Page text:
How did this all affect your sex life?

Sometimes we wouldn’t have sex or we’d stop because I felt like she wasn’t comfortable doing certain things. That was hurtful sometimes, especially in the beginning of my diagnosis because I felt kind of poisonous around sex and being touched, almost like I didn’t have a right to be sexual. Some of it was me projecting my feelings about myself onto her and feeling shitty about my body and sexuality. And she didn’t want to hurt me by saying she was uncomfortable.

Now my partner and I check in with each other from time to time. I’ve had to say to her, “I feel like we don’t ever talk about HIV and that’s weird for me because it’s such a big part of my life.” I live with HIV and work in the community, and yet I don’t talk about it with her very much. So I make sure we do. I’ll bring home an article for her to read or I’ll try to bring up how I’m feeling about stuff. If there’s tension around sex, we try to talk about it.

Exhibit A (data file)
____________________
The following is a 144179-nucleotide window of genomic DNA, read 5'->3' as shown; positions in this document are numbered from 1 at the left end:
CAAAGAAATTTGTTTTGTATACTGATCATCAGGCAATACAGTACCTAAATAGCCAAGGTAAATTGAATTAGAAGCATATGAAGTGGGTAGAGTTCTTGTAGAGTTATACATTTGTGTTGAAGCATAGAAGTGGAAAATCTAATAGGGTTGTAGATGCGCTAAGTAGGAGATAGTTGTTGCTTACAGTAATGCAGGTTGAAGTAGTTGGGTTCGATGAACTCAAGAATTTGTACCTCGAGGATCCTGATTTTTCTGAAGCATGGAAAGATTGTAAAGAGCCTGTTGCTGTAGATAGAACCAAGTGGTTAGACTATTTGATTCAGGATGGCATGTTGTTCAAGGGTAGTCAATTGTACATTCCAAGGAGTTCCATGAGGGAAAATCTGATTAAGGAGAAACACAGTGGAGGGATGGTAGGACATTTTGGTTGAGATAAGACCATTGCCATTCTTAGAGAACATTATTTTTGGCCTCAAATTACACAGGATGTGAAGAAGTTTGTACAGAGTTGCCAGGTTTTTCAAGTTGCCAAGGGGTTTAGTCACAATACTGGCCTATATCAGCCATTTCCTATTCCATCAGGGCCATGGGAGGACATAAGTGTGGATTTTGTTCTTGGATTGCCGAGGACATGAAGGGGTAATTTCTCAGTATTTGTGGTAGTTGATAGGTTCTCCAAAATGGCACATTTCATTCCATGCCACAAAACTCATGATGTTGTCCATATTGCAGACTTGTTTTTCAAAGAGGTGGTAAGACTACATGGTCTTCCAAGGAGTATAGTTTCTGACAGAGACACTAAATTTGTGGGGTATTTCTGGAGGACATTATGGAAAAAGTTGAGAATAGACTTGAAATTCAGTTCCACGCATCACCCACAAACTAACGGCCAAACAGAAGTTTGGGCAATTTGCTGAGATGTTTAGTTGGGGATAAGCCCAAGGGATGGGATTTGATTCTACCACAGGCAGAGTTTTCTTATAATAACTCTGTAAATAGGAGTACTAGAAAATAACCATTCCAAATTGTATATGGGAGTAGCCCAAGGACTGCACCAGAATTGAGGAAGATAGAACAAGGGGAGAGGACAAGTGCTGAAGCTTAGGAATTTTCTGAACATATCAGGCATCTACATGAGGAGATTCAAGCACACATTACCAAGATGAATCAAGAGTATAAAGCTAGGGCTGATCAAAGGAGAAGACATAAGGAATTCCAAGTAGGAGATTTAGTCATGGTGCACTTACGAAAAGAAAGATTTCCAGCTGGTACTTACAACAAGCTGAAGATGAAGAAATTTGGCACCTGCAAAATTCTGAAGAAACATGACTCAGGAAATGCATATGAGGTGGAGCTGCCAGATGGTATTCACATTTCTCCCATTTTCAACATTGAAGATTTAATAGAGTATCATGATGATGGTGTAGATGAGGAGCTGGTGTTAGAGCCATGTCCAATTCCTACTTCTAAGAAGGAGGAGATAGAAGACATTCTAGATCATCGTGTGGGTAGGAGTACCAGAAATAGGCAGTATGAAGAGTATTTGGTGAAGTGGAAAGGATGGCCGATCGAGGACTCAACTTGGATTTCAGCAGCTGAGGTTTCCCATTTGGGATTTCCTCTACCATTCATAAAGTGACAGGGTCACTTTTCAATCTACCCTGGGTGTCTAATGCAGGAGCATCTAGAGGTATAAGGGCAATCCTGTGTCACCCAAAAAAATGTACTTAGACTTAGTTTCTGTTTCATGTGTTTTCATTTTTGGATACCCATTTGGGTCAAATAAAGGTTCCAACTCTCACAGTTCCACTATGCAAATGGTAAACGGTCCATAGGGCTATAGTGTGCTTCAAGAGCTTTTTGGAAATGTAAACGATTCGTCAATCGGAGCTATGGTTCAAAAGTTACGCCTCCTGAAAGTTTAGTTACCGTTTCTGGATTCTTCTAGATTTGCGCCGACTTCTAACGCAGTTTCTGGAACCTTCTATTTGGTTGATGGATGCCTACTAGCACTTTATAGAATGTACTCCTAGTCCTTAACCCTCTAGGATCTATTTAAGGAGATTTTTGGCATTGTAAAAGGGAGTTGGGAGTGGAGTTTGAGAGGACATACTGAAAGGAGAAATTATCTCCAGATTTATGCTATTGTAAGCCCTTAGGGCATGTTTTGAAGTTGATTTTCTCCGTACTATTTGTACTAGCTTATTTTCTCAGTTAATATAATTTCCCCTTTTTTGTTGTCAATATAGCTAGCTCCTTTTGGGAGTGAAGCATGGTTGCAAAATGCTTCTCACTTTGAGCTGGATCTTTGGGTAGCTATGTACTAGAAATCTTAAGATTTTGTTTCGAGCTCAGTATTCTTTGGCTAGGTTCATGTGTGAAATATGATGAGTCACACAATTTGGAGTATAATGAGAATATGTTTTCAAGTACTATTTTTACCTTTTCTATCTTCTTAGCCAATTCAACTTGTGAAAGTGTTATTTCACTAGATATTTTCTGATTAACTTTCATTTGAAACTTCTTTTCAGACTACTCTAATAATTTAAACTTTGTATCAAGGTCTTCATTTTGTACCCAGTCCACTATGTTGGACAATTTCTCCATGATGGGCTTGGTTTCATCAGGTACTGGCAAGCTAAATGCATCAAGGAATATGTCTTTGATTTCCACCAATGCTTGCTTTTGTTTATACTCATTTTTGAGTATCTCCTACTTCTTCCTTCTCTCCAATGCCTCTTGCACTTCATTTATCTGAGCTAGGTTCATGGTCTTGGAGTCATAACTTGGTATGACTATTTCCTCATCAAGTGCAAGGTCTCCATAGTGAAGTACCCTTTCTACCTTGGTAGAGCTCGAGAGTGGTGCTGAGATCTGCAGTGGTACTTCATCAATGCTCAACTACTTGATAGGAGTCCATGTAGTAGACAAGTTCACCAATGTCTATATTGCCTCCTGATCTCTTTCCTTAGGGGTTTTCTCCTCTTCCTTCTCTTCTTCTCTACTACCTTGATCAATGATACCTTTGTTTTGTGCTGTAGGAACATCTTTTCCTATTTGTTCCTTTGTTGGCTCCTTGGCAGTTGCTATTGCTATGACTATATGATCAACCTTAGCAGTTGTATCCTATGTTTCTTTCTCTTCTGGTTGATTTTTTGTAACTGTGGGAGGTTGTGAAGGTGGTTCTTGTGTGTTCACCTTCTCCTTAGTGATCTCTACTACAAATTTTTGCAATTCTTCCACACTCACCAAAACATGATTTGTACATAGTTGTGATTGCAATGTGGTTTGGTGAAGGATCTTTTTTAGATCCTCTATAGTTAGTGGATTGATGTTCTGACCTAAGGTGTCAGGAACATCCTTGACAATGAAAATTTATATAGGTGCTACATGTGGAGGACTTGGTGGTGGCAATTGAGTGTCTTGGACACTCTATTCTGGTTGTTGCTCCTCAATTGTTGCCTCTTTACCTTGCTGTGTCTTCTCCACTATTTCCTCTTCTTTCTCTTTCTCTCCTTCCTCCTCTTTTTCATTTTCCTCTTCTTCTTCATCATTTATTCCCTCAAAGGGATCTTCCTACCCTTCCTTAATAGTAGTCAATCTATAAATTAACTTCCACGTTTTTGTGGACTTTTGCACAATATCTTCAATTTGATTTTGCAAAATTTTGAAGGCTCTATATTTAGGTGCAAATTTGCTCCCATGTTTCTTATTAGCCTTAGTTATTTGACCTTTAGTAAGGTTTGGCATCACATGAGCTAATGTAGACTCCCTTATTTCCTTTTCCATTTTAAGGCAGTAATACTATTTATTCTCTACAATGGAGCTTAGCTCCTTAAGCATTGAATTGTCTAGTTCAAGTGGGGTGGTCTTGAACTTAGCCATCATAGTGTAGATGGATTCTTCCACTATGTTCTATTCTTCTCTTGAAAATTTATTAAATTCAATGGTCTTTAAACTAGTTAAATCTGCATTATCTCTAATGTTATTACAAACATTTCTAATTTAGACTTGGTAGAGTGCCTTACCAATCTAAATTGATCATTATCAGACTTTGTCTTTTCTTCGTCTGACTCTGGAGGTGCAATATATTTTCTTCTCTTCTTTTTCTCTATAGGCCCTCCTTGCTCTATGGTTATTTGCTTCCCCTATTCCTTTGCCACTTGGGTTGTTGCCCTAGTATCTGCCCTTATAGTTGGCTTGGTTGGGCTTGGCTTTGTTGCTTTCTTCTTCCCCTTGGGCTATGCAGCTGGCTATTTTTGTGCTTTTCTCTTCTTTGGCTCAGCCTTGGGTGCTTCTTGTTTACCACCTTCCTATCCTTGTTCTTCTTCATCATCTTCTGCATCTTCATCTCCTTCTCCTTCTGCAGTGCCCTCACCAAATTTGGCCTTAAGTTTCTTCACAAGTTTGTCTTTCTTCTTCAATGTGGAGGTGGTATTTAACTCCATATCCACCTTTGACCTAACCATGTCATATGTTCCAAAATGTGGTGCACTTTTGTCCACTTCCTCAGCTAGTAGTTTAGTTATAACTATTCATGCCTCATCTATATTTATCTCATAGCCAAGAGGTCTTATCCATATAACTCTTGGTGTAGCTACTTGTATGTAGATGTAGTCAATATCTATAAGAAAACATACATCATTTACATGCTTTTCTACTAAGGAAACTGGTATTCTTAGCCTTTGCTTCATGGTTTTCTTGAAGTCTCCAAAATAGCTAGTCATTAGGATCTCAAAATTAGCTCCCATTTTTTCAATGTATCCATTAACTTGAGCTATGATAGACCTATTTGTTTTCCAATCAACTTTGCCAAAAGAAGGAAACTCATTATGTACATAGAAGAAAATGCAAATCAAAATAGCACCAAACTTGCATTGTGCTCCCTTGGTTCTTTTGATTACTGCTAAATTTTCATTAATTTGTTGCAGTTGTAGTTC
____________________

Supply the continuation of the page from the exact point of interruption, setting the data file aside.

How did you deal with coming out and finding out you had HIV at the same time?

When you’re first coming out, under usual circumstances it can be a chance to explore different people and try different things sexually. Being diagnosed with HIV inhibited that in a lot of ways because I was scared of infecting other people and of how people would react. I felt that I couldn’t have sex without disclosing because there’s so much guilt around it, whether or not you use protection. I told my partner I have HIV on our second date because I wanted to get the rejection over with.

Ever since coming out, my sex life has gotten better. Sex with women made that happen as well. I feel comfortable being a dyke and being with a woman and feeling solid in my relationship. Also, that stuff around early diagnosis and feeling poisonous and ashamed about my body has for the most part dissipated, which has made sex a lot better.